6. 4 out of 5

    R.J. Murphy

    Thank you for the book Goodreads. "Rebels at Sea" is an interesting book that clearly explains what privateering was, who participated in it, who profited from it, and how it played an important part in creating the United States. I enjoyed this book. In words and with many fine illustrations, the author makes the story interesting and exciting. Privateers were not pirates. They were a fluid arm of our revolution as important as our army. I would highly recommend this book to anyone interested Thank you for the book Goodreads. "Rebels at Sea" is an interesting book that clearly explains what privateering was, who participated in it, who profited from it, and how it played an important part in creating the United States. I enjoyed this book. In words and with many fine illustrations, the author makes the story interesting and exciting. Privateers were not pirates. They were a fluid arm of our revolution as important as our army. I would highly recommend this book to anyone interested in American history and in learning more about this little known story.

  7. 5 out of 5

    Marilyn Callan

    An absolute MUST read, for History buffs out there! My husband was career Navy, so naturally, this book immediately caught my attention. I have been reading several books, set during the Revolution. This book did not disappoint. If you are drawn to Privateer and/or Pirate history, I am honored to suggest this book to you. I was so caught up in this story, that I honestly felt like I was present, and witnessing this fascinating sliver of history. Very well done!!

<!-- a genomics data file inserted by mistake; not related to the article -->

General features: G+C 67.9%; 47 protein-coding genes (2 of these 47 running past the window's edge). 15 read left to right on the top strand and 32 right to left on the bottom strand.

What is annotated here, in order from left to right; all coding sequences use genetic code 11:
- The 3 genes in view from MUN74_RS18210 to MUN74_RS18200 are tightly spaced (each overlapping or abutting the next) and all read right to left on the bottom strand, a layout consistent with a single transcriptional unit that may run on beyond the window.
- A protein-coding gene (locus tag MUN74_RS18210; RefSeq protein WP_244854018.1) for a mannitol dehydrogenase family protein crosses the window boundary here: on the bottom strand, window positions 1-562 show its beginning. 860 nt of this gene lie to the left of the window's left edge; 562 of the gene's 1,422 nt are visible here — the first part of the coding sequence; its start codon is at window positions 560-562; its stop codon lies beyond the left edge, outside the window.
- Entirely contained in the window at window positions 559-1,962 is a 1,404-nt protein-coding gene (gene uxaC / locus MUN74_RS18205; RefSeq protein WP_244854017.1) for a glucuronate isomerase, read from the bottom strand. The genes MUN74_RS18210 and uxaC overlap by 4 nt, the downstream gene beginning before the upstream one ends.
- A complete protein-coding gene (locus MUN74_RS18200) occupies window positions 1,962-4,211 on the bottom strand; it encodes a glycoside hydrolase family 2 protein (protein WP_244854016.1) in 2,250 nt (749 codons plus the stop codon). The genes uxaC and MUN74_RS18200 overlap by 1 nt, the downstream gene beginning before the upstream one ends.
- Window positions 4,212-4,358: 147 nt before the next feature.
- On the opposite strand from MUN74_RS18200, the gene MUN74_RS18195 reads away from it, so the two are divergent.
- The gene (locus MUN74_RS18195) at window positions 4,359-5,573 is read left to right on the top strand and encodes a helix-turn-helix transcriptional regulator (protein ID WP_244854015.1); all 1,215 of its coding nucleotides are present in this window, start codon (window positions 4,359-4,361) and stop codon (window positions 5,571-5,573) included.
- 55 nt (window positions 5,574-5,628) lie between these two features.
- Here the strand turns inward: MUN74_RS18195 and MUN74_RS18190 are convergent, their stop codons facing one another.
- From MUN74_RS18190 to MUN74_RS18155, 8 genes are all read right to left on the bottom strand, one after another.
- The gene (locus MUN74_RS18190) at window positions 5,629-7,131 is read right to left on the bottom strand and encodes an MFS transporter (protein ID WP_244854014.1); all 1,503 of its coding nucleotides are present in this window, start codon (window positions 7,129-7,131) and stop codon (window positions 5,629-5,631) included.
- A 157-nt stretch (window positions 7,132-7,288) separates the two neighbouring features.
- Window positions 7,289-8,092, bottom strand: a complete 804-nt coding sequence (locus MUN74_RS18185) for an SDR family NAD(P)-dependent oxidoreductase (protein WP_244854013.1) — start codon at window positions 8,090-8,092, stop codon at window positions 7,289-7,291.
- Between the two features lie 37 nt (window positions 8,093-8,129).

8. 4 out of 5

    James M

    Another winner by Eric Jay Dolin. Although I enjoyed the 2 other books I read of his more ( Brilliant Beacons and A Furious Sky ) I also liked this one. The author does a great job of covering privateering in a condensed yet compressive manor. He covers the different slants and viewpoints on the subject.

  9. 5 out of 5

    Josh Lowder

    A great deal of information you will never read anywhere else. I have read several books on the American Revolution and have not read about most of what Dolin covers here. The level of research he covered to piece this one together is something else. Another home run by Dolin. Give Black Flags, Blue Waters a read if you haven't. Another great one by Dolin. A great deal of information you will never read anywhere else. I have read several books on the American Revolution and have not read about most of what Dolin covers here. The level of research he covered to piece this one together is something else. Another home run by Dolin. Give Black Flags, Blue Waters a read if you haven't. Another great one by Dolin.

  10. 5 out of 5

    SandersA